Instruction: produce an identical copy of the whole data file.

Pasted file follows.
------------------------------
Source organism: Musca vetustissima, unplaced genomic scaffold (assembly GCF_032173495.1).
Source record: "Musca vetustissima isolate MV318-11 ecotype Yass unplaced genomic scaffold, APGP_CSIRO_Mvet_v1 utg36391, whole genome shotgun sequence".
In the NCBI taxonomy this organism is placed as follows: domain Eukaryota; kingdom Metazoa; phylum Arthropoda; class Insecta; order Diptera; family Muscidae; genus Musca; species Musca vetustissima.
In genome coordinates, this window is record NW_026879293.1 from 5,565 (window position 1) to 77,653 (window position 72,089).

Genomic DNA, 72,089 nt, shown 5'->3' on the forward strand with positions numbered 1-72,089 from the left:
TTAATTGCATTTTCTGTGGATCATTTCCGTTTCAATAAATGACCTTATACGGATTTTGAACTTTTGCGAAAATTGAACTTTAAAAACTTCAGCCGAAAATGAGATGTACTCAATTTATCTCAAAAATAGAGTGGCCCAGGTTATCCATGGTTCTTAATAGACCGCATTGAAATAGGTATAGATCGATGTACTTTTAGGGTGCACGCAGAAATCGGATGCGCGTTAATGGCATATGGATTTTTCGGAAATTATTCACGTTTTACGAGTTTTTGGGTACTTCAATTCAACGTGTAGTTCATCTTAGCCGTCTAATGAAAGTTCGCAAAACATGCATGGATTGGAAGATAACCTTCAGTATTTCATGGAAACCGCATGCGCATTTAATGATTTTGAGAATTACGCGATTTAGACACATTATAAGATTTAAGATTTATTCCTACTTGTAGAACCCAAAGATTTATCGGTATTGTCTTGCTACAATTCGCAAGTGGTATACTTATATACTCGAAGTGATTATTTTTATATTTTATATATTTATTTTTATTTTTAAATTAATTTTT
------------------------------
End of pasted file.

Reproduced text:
Source organism: Musca vetustissima, unplaced genomic scaffold (assembly GCF_032173495.1).
Source record: "Musca vetustissima isolate MV318-11 ecotype Yass unplaced genomic scaffold, APGP_CSIRO_Mvet_v1 utg36391, whole genome shotgun sequence".
In the NCBI taxonomy this organism is placed as follows: domain Eukaryota; kingdom Metazoa; phylum Arthropoda; class Insecta; order Diptera; family Muscidae; genus Musca; species Musca vetustissima.
In genome coordinates, this window is record NW_026879293.1 from 5,565 (window position 1) to 77,653 (window position 72,089).

Genomic DNA, 72,089 nt, shown 5'->3' on the forward strand with positions numbered 1-72,089 from the left:
TTAATTGCATTTTCTGTGGATCATTTCCGTTTCAATAAATGACCTTATACGGATTTTGAACTTTTGCGAAAATTGAACTTTAAAAACTTCAGCCGAAAATGAGATGTACTCAATTTATCTCAAAAATAGAGTGGCCCAGGTTATCCATGGTTCTTAATAGACCGCATTGAAATAGGTATAGATCGATGTACTTTTAGGGTGCACGCAGAAATCGGATGCGCGTTAATGGCATATGGATTTTTCGGAAATTATTCACGTTTTACGAGTTTTTGGGTACTTCAATTCAACGTGTAGTTCATCTTAGCCGTCTAATGAAAGTTCGCAAAACATGCATGGATTGGAAGATAACCTTCAGTATTTCATGGAAACCGCATGCGCATTTAATGATTTTGAGAATTACGCGATTTAGACACATTATAAGATTTAAGATTTATTCCTACTTGTAGAACCCAAAGATTTATCGGTATTGTCTTGCTACAATTCGCAAGTGGTATACTTATATACTCGAAGTGATTATTTTTATATTTTATATATTTATTTTTATTTTTAAATTAATTTTT